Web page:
Listen to this article
Nerves will be on edge throughout the technology sector this week as some of the industry’s biggest names prepare to report their second-quarter results.
A sharp sell-off last week led the Nasdaq Composite to its worst five-day performance in more than a year.
With Microsoft, Google, Yahoo, Intel, Ebay, Apple Computer and IBM set to post their quarterly earnings this week, some strategists have begun to re-examine their bullish assumptions.
“It’s tough being a bull lately,” said James Paulsen, chief investment strategist at Wells Capital Management. In a recent note, Mr Paulsen said tech stocks’ recent declines could represent a buying opportunity, as price to earnings ratios fall to more favourable levels.
“On the surface, the numbers aren’t bad,” he said, referring to prospects for healthy corporate profits. “Fundementally, I don’t see much that’s wrong.”
Yet recent news has cast a pall on the sector.
Profit warnings by a handful of prominent technology companies, combined with broader market jitters over oil prices, inflation and the threat of full-scale war in the Middle East, have contributed to sharp losses that have pushed technology stocks into the red for the year.
Jack Caffrey, equity strategist at JPMorgan Private Bank, said that although he believed earnings in the second quarter were likely to remain strong, there had been a “subsantial shift in sentiment” in recent days.
“We’ve seen some smaller companies reporting weaker news,” he said.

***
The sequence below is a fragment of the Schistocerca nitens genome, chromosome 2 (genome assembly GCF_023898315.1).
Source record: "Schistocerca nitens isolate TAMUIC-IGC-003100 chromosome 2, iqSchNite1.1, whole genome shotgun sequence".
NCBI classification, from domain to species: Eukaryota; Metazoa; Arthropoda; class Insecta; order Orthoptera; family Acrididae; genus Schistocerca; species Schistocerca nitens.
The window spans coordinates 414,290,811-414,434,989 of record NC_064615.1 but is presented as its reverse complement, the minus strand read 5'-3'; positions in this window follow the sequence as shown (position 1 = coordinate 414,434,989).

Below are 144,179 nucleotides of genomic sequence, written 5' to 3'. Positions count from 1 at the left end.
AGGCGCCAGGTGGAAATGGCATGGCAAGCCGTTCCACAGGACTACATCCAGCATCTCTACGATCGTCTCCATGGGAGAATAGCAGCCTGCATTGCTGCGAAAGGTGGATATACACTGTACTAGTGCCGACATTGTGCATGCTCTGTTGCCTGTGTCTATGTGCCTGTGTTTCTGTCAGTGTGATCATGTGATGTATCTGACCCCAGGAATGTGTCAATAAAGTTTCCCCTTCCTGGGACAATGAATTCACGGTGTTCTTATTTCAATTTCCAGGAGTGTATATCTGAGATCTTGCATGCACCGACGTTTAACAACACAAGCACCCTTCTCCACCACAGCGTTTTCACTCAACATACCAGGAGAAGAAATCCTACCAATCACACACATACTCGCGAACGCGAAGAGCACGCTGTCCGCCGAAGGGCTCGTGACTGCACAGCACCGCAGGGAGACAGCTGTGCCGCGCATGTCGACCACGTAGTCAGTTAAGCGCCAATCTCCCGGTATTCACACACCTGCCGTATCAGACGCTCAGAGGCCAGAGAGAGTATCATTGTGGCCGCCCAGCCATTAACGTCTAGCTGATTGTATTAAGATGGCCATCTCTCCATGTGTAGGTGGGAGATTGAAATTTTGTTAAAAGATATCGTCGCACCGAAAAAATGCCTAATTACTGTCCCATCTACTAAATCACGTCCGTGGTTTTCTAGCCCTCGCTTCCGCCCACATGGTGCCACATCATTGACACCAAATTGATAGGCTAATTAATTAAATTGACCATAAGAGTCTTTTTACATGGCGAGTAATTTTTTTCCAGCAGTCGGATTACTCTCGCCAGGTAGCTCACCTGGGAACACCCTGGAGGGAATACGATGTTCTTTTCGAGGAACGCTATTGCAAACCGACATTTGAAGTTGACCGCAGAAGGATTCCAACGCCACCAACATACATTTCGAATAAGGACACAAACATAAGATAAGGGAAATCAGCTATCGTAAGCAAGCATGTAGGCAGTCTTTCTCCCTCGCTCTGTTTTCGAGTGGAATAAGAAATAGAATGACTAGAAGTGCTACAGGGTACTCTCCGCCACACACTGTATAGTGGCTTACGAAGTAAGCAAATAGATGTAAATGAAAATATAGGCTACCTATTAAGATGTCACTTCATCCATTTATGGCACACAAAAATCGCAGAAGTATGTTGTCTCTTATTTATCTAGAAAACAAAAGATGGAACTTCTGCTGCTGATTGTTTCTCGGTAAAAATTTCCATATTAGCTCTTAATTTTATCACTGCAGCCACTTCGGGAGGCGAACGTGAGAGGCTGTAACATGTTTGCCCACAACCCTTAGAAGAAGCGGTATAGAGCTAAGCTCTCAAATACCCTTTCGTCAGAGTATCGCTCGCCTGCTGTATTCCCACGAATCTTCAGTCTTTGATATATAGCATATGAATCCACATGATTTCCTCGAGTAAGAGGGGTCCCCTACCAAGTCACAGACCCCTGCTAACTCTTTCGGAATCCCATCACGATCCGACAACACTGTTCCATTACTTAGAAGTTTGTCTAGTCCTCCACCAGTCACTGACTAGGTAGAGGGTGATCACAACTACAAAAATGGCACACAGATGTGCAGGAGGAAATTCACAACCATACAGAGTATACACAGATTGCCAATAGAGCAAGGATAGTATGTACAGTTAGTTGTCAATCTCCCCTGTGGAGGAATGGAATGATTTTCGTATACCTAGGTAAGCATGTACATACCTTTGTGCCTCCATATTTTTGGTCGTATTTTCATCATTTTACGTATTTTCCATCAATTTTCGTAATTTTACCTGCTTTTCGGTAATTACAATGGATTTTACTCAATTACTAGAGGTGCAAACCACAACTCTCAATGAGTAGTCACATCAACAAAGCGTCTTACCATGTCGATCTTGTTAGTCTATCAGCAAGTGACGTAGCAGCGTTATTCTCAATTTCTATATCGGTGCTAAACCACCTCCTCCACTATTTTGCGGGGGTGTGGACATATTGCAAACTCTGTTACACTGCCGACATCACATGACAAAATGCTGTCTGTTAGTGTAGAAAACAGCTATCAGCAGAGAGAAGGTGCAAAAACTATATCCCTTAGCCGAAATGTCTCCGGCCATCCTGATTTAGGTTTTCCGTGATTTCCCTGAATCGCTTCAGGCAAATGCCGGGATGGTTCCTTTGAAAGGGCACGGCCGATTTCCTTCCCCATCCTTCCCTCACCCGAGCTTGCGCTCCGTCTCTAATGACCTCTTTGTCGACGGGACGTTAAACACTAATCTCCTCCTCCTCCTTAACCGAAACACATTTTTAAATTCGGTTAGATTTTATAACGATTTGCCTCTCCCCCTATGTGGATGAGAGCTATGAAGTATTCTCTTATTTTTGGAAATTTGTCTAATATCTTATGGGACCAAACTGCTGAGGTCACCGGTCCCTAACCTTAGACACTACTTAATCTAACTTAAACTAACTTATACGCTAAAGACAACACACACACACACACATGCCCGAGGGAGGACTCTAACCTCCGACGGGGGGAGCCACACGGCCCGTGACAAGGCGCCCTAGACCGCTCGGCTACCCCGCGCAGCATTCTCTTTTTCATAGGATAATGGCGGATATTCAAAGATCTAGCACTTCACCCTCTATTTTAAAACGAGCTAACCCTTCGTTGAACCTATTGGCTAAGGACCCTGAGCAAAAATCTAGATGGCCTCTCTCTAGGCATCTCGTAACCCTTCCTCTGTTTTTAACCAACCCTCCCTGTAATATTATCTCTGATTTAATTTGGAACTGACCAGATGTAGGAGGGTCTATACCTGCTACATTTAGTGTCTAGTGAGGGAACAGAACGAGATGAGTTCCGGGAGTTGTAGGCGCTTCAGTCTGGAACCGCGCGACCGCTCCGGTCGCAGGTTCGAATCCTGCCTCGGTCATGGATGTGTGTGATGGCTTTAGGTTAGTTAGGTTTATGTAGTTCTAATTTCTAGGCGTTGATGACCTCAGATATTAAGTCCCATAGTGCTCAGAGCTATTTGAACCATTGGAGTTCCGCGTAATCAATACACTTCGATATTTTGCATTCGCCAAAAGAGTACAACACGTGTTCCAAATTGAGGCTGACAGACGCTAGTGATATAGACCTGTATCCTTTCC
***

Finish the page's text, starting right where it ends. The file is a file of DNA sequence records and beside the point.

“We are seeing consistent negative revisions within the technology sector. There seems to be nowhere to go for relief.”
Some analysts had been expecting a boom in IT spending this year as companies spend cash amassed during a period of record profits to upgrade their IT infrastructures. But so far it has not materialised.
“For all the strength in the economy, companies are tending to be fairly conservative with their cashflow,” said Mr Caffrey.
Advanced Micro Devices this month warned sales in the second quarter would be lower than expected. Intel is also bracing for a bumpy ride after it reports earnings on Wednesday.
Shares in EMC fell 11 per cent last week after it warned earnings would fall below forecasts.
They then fell an additional 5 per cent on Friday after it cut its outlook for the full year.
Shares in Apple Computer fell 8 per cent last week amid concerns that sales of the iPod music player may not be enough to sustain current levels of sales and profits growth. Google fell 4 per cent last week ahead of second-quarter results.